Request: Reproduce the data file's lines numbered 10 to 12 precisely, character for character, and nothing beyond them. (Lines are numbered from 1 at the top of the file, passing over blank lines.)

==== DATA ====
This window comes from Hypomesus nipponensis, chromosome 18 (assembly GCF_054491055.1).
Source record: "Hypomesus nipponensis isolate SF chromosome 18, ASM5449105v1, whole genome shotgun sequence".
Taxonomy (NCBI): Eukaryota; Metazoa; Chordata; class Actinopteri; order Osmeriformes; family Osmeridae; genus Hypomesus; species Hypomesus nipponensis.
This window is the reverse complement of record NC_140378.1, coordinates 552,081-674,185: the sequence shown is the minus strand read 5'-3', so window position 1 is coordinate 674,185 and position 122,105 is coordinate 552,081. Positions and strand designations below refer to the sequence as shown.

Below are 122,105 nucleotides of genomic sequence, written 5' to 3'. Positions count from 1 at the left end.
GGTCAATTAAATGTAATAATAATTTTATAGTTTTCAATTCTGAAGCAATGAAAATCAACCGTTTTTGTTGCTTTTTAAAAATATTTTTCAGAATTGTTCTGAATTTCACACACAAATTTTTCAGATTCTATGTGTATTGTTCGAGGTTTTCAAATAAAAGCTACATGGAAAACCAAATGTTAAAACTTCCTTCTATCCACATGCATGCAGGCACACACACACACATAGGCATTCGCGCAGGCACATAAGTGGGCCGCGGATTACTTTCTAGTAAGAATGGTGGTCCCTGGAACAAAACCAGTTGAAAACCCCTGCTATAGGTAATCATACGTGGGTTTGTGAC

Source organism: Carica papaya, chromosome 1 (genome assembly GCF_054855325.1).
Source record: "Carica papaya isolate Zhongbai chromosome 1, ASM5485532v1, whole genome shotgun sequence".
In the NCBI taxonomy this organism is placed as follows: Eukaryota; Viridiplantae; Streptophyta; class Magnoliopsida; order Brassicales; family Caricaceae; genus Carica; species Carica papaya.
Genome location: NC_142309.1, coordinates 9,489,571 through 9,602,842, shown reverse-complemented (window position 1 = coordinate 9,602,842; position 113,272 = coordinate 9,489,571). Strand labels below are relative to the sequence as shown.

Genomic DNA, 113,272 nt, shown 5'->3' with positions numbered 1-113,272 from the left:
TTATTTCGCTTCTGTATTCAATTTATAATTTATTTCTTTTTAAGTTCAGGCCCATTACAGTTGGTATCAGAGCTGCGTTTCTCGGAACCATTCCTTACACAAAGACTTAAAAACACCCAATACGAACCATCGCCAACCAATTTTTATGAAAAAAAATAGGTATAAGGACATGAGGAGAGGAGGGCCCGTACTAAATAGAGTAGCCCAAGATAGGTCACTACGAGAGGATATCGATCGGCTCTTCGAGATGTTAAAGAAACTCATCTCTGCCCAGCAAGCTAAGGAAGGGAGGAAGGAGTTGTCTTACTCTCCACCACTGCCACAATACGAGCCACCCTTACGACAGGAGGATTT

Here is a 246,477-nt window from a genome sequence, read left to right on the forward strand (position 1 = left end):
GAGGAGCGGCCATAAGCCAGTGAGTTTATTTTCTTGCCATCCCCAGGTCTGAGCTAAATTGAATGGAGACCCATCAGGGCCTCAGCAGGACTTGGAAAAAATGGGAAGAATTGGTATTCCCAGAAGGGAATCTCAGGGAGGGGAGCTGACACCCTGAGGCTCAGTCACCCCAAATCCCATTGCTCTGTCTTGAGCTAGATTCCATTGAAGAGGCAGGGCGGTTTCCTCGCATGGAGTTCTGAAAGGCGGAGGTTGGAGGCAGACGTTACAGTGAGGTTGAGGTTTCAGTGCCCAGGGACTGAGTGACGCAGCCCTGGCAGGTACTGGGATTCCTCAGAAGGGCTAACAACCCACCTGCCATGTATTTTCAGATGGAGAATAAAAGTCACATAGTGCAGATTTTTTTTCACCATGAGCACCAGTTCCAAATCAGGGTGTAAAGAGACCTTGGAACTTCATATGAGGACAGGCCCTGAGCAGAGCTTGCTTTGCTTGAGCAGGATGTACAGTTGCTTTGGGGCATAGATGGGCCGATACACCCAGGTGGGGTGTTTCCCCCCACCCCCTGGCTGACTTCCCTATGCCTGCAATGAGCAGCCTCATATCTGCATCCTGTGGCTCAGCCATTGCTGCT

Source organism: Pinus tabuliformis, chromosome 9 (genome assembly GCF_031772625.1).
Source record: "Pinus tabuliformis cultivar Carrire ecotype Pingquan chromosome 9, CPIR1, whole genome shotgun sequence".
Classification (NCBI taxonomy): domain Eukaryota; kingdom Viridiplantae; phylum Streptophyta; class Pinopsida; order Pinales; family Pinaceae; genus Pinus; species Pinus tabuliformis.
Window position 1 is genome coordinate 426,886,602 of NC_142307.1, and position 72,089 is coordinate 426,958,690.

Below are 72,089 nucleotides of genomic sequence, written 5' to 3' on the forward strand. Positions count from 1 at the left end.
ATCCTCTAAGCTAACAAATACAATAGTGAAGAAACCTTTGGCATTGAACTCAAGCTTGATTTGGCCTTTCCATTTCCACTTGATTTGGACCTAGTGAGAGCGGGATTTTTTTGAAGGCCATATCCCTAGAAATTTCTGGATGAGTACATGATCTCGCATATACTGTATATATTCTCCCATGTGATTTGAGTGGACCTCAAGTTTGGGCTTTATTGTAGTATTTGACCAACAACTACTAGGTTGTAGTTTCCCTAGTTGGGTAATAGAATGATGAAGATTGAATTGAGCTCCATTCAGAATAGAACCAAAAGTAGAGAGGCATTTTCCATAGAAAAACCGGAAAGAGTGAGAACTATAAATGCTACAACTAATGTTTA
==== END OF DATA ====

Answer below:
Genome location: NC_142309.1, coordinates 9,489,571 through 9,602,842, shown reverse-complemented (window position 1 = coordinate 9,602,842; position 113,272 = coordinate 9,489,571). Strand labels below are relative to the sequence as shown.

Genomic DNA, 113,272 nt, shown 5'->3' with positions numbered 1-113,272 from the left:
TTATTTCGCTTCTGTATTCAATTTATAATTTATTTCTTTTTAAGTTCAGGCCCATTACAGTTGGTATCAGAGCTGCGTTTCTCGGAACCATTCCTTACACAAAGACTTAAAAACACCCAATACGAACCATCGCCAACCAATTTTTATGAAAAAAAATAGGTATAAGGACATGAGGAGAGGAGGGCCCGTACTAAATAGAGTAGCCCAAGATAGGTCACTACGAGAGGATATCGATCGGCTCTTCGAGATGTTAAAGAAACTCATCTCTGCCCAGCAAGCTAAGGAAGGGAGGAAGGAGTTGTCTTACTCTCCACCACTGCCACAATACGAGCCACCCTTACGACAGGAGGATTT